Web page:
As a result, the fact of differential treatment in this context does not "raise[] suspicions that [the Revisions'] objective was, in fact, the suppression of certain ideas." Turner, 512 U.S. at 660. And because the Revisions "serve[] purposes unrelated to the content of expression," they should be "deemed neutral, even" though they may have an "incidental effect on some speakers or messages but not others." Ward, 491 U.S. at 791; see also Mastrovincenzo, 435 F.3d at 99 ("New York City's licensing requirement is clearly a content-neutral speech restriction because it serves purposes unrelated to the content of the regulated expression, namely . . . keeping the public streets free of congestion for the convenience and safety of its citizens.").

Because the Court concludes that the Revisions appear to be content-neutral time, place, and manner restrictions, it will apply intermediate scrutiny to consider whether they are narrowly tailored to advance a significant government interest while leaving open ample alternative channels for communication. In the course of doing so, the Court will consider Plaintiffs' allegations of pretext, which suffuse their papers and relate to multiple components of the analysis.

2. Significant Government Interest

The "Statement of Basis and Purpose" accompanying the Revisions provides as follows:

These rules address concerns raised by park visitors, vendors, and other members of the public, as well as Department staff, related to the proliferation, in certain parks, of expressive matter vendors and the impact they can have on parkland and other park visitors. In fact, in the absence of Department rules regarding expressive matter vendors, the number of these vendors combined for Battery Park, Central Park, and Union Square Park has almost tripled since 2001, when the Department ended its old lottery system for vendor permits in these parks pursuant to the New York City Administrative Code. This dramatic increase in the number of vendors changed conditions in certain parks and required the Department to develop regulations to balance use by expressive matter vendors and other park visitors, and address other concerns related to maintaining and operating open space under the jurisdiction of the Department.

Therefore, to accommodate the interest of a broad range of park visitors, including the interests of expressive matter vendors who wish to operate on parkland, the rules establish general park locations where vendors may operate and minimum requirements regarding vending activity, such as the set-up and size of display stands. These rules follow many of the provisions of the New York City Administrative Code that regulate vendors who operate on the City's streets, but have been adapted to address the nature of property under the Department's jurisdiction.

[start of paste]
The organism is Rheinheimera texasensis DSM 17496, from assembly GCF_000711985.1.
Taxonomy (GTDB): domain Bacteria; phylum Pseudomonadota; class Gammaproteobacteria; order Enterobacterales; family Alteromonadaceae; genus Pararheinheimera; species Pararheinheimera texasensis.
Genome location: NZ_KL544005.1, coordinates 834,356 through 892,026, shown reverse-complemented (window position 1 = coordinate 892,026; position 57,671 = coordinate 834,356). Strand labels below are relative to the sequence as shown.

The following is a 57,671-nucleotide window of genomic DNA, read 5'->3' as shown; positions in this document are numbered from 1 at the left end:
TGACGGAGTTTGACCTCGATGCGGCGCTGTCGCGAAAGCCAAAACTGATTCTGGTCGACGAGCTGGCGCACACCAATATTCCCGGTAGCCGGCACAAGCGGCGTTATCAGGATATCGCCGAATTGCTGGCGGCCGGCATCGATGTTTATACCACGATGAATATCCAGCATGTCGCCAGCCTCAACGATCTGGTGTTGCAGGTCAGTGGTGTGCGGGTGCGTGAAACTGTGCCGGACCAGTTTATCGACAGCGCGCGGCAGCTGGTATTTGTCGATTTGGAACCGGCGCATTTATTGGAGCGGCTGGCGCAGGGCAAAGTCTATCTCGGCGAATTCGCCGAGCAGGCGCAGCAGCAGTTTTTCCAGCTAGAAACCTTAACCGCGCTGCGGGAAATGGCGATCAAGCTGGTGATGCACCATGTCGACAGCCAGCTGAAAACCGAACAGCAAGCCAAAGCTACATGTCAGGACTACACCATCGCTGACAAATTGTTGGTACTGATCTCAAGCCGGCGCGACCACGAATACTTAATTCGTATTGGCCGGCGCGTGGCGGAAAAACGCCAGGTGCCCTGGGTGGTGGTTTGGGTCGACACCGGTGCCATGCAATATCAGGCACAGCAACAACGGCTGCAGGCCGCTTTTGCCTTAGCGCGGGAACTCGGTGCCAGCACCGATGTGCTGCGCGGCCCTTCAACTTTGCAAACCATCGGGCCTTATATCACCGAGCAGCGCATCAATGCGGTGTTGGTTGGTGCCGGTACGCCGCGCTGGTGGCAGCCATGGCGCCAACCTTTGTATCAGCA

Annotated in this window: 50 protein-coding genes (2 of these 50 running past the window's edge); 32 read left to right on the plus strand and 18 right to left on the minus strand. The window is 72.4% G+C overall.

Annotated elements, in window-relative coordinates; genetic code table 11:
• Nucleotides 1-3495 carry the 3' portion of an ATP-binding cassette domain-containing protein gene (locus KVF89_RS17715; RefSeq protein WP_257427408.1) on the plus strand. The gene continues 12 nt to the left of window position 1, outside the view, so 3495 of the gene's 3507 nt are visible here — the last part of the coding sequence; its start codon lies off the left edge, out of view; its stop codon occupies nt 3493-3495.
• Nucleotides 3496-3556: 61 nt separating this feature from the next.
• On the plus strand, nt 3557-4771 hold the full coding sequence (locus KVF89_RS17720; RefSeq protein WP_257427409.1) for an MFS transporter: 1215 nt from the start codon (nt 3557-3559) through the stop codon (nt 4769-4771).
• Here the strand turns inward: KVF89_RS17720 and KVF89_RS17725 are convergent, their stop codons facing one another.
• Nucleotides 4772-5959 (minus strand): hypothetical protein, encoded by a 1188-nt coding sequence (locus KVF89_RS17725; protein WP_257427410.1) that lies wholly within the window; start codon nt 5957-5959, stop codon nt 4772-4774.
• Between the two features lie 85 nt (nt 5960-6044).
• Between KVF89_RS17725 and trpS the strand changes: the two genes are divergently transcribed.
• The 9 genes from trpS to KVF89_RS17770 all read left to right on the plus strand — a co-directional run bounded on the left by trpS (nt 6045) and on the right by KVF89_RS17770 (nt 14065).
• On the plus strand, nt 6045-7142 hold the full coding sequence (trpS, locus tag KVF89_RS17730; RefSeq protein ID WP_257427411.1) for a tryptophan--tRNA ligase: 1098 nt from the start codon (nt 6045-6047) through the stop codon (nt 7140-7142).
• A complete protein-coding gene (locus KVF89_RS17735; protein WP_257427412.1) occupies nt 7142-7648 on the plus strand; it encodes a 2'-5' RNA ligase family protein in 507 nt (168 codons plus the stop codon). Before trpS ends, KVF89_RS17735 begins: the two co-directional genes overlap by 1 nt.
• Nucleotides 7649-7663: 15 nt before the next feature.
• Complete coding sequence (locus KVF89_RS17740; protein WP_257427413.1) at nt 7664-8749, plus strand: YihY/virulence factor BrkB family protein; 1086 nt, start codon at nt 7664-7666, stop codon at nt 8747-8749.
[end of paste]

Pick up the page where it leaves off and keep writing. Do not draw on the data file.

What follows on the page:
The rules also include additional regulations in and around the three parks most impacted by expressive matter vendors (certain designated areas of Central Park, Union Square Park and Battery Park), and the park most likely to be significantly affected by expressive matter vendors due to its unique use and character (High Line Park). Specifically, the Department has identified locations within these areas where expressive matter vendors can operate, giving consideration to areas where such vendors have previously been operating. In these locations, the general rules concerning vending, established by this amendment, are not sufficient to properly regulate expressive matter vending so as to avoid such areas from being overwhelmed by vendors in a manner that significantly interferes with the experience and comfort of the public visiting the parkland in question, or, in some cases such general rules may unduly limit expressive matter vending in an area where it can be accommodated without interfering with other park uses. (Magsino Decl. Ex. D.)

Defendants expand on these points in their opposition papers, noting that "[w]hile the focus during the July 8, 2010 oral argument was on the City's stated interest in reducing congestion, . . . the spot designations are also designed to address aesthetic concerns - specifically, to preserve the integrity of the overall design of the parks, including the need to preserve landscapes and scenic views, and to ensure that the parks are available to the public for a wide range of activities, including active and passive recreation, performances, demonstrations and the viewing of historical monuments and public art exhibits." (Defs.' Opp'n 3.) These stated purposes plainly implicate significant government interests. See Bery, 97 F.3d at 697 ("The City certainly has a significant interest in keeping its public spaces safe and free of congestion."); Lederman I, 1998 WL 186753, at *3 ("The City undoubtedly has a significant interest in preserving and promoting the scenic beauty of its parks, providing sufficient areas for recreational uses, and preventing congestion in park areas and on perimeter sidewalks."); see also Ward, 491 U.S. at 797 ("The city enjoys a substantial interest in ensuring the ability of its citizens to enjoy whatever benefits the city parks have to offer . . . ."); Clark v. Cmty. for Creative Non-Violence, 468 U.S. 288, 296 (1984) (noting the "Government's substantial interest in maintaining the parks . . . in an attractive and intact condition, readily available to the millions of people who wish to see and enjoy them by their presence.")